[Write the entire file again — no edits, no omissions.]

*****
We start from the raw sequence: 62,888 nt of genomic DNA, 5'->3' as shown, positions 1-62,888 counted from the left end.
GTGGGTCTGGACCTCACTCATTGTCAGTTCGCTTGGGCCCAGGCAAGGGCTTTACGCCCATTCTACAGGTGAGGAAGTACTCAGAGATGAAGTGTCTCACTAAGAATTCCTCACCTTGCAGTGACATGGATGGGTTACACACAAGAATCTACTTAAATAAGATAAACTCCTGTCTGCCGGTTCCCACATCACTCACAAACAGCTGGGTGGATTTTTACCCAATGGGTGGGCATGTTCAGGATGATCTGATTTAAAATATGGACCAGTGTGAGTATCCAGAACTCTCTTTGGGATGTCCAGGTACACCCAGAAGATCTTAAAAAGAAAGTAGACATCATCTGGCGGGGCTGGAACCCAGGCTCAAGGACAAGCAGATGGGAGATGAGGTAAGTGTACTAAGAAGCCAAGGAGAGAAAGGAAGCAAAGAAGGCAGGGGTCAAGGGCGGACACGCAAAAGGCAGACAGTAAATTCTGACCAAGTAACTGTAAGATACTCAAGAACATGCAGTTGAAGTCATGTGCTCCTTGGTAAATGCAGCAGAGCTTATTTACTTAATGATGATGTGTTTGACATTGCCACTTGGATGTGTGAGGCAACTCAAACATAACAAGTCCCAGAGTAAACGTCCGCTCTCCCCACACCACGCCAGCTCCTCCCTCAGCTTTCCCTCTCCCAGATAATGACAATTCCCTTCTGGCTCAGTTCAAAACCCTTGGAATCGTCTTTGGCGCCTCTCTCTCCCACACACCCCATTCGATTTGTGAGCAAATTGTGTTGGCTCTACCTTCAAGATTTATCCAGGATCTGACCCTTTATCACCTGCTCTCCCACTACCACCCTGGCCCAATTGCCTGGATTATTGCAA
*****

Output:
We start from the raw sequence: 62,888 nt of genomic DNA, 5'->3' as shown, positions 1-62,888 counted from the left end.
GTGGGTCTGGACCTCACTCATTGTCAGTTCGCTTGGGCCCAGGCAAGGGCTTTACGCCCATTCTACAGGTGAGGAAGTACTCAGAGATGAAGTGTCTCACTAAGAATTCCTCACCTTGCAGTGACATGGATGGGTTACACACAAGAATCTACTTAAATAAGATAAACTCCTGTCTGCCGGTTCCCACATCACTCACAAACAGCTGGGTGGATTTTTACCCAATGGGTGGGCATGTTCAGGATGATCTGATTTAAAATATGGACCAGTGTGAGTATCCAGAACTCTCTTTGGGATGTCCAGGTACACCCAGAAGATCTTAAAAAGAAAGTAGACATCATCTGGCGGGGCTGGAACCCAGGCTCAAGGACAAGCAGATGGGAGATGAGGTAAGTGTACTAAGAAGCCAAGGAGAGAAAGGAAGCAAAGAAGGCAGGGGTCAAGGGCGGACACGCAAAAGGCAGACAGTAAATTCTGACCAAGTAACTGTAAGATACTCAAGAACATGCAGTTGAAGTCATGTGCTCCTTGGTAAATGCAGCAGAGCTTATTTACTTAATGATGATGTGTTTGACATTGCCACTTGGATGTGTGAGGCAACTCAAACATAACAAGTCCCAGAGTAAACGTCCGCTCTCCCCACACCACGCCAGCTCCTCCCTCAGCTTTCCCTCTCCCAGATAATGACAATTCCCTTCTGGCTCAGTTCAAAACCCTTGGAATCGTCTTTGGCGCCTCTCTCTCCCACACACCCCATTCGATTTGTGAGCAAATTGTGTTGGCTCTACCTTCAAGATTTATCCAGGATCTGACCCTTTATCACCTGCTCTCCCACTACCACCCTGGCCCAATTGCCTGGATTATTGCAA